Life Wellbeing Why artificial sweeteners probably don’t cause diabetes Updated:

Why artificial sweeteners probably don’t cause diabetes

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Diabetes is a serious, progressive disease that can drastically affect quality of life, especially if not managed properly.

So when a story comes out that tells us we might be inadvertently giving ourselves diabetes, we sit up and take notice. And when the cause is something that we think is better for us  –  like artificial sweeteners, the low-calorie alternative to sugar  –  it’s even worse. But it turns out that there’s more to the story.

Diabetes in Australia

The rate of diabetes has shot up in recent years, going from 1.5 per cent of Australians in the late 1990s to more than 6 per cent today. Diabetes Australia estimates that this is likely to increase to more than 10 per cent of Australians within a decade.

Where I work, in Sydney’s west, we estimate the numbers are already over 12 per cent, and they might be increasing by as much as 1 per cent each year.

Much of the increase in Type 2 diabetes is driven by weight gain, which is a risk factor for diabetes (although it’s important to note that not everyone who has diabetes is overweight or obese).

A balanced diet and regular exercise helps reduce a person’s risk of diabetes and helps manage the condition once diagnosed. As people seek healthier eating options, one very popular choice is to replace sugar with artificial sweeteners.

diabetes-artificial-sweetener
Weight gain is behind much of the rise in Type 2 diabetes cases. Photo: Getty

Are sweeteners linked to diabetes?

Most of the recent media hubbub has focused on research reportedly linking artificial sweeteners, such as sucralose, to weight gain and pre-diabetes.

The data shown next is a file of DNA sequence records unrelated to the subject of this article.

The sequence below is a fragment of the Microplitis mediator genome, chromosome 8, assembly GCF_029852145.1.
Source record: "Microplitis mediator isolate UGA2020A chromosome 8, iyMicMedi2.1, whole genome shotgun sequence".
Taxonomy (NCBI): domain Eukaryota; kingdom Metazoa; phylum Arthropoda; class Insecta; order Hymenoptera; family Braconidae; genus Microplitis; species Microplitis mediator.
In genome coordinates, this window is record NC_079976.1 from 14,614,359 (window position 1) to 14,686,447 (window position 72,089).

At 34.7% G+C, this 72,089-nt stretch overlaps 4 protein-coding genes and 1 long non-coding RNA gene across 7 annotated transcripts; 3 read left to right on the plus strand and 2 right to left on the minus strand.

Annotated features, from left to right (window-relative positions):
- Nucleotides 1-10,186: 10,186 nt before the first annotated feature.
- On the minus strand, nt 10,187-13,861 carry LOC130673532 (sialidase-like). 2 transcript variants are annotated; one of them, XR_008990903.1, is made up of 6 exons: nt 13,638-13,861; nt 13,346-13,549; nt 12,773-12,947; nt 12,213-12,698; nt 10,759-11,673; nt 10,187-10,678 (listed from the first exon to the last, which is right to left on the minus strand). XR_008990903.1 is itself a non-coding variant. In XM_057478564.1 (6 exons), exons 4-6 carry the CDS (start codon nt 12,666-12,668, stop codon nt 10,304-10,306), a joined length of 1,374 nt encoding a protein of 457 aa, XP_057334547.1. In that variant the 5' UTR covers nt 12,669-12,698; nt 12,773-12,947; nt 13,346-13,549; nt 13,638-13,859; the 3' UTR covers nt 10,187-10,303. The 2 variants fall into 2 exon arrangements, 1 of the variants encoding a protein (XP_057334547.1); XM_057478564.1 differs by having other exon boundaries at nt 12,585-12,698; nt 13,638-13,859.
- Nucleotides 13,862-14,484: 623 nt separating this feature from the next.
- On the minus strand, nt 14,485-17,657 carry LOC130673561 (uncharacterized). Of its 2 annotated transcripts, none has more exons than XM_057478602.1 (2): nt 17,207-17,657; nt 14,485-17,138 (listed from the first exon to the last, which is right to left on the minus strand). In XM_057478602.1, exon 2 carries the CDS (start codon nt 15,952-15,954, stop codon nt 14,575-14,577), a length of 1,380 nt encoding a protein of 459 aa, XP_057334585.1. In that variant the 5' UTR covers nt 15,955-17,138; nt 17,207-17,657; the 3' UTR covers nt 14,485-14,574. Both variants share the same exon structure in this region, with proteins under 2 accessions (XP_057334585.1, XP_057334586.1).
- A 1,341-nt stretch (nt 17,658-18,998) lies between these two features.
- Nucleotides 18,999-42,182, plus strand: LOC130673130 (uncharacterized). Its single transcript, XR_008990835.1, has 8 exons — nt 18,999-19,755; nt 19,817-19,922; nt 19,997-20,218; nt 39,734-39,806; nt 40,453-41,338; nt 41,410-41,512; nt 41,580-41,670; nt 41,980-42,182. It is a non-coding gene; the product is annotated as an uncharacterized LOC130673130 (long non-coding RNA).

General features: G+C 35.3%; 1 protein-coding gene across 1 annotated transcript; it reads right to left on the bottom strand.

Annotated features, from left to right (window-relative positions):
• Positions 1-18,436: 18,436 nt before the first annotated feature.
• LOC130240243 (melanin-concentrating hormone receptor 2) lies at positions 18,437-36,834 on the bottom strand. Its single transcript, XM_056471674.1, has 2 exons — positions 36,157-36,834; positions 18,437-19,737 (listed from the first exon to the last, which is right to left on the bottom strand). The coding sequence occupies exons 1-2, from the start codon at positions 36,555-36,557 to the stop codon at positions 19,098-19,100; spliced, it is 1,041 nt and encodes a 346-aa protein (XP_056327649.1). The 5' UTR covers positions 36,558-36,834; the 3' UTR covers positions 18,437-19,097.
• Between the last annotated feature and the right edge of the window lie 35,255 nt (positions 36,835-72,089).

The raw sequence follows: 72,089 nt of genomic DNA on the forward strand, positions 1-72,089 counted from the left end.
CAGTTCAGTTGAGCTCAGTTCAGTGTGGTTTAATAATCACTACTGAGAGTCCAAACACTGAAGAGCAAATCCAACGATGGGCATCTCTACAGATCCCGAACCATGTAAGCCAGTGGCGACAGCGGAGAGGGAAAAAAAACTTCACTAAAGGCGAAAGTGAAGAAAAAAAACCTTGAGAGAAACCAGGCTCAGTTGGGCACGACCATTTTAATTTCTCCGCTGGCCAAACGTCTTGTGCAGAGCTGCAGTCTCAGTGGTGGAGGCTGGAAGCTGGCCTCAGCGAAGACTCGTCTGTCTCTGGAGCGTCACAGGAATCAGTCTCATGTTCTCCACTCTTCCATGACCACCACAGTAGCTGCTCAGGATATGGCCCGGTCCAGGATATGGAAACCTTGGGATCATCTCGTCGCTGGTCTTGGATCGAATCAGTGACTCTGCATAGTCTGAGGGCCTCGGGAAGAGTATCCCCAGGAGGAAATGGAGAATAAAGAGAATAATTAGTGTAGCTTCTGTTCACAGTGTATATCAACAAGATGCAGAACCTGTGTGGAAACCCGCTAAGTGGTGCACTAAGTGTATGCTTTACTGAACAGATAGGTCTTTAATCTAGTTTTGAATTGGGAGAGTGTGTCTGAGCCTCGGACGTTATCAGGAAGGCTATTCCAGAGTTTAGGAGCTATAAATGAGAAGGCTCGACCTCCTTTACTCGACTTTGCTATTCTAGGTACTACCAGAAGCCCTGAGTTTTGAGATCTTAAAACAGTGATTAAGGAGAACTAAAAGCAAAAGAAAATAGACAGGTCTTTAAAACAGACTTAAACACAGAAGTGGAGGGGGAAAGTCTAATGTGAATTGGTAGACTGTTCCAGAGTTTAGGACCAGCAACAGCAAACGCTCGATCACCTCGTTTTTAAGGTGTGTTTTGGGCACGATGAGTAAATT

The study, conducted by George Washington University researchers and presented at the Endocrine Society conference in March, looked at the effect of sweeteners on stem cells in a lab, as well as fat samples collected from 18 volunteers (mostly individuals with obesity) who said they consumed sweeteners.

There are limitations to this type of study, the most obvious being the small sample size, and the fact that cells in a lab don’t necessarily react in the same way as they do in our bodies.

The researchers soaked some cells in sucralose  –  an artificial sweetener best known for being the main ingredient in sugar substitute Splenda. They noticed that the cells started to change and express genes that are markers of metabolic syndrome, such as obesity, which is a precursor to diabetes.

To confirm their findings, the researchers took cell biopsies from the volunteers. They found cells from the obesity group reacted in a similar way to the sucralose-soaked cells.

This possibly means that sucralose is linked to obesity and metabolic syndrome, and from there diabetes. But it does not necessarily mean sweeteners are actually causing the disease.

For example, previous observational research has found that people who drink more artificial sweeteners are more likely to be overweight and obese in the first place.

What the science means for you

If you consume artificial sweeteners, whether in soft drink or by adding them to meals or coffee, there’s probably not much cause for alarm. All of the effects are reasonably small –  especially compared to the harms of excess sugar.

Though water is still best, there’s not much evidence that sweeteners are harmful to your health, and good reason to believe that they can improve health outcomes. In large randomised controlled trials comparing sugar to artificial sweeteners,  we find that those who use artificial sweeteners instead of sugar actually lose weight and get healthier.

If you are worried about your weight or consuming sweeteners, see a dietitian or talk to your doctor. They are far more qualified than anyone else to give you advice about what foods and drinks are best for you.

Gideon Meyerowitz-Katz is an epidemiologist who works in diabetes prevention and management in Sydney’s west. He also writes a weekly blog on public health and science communication.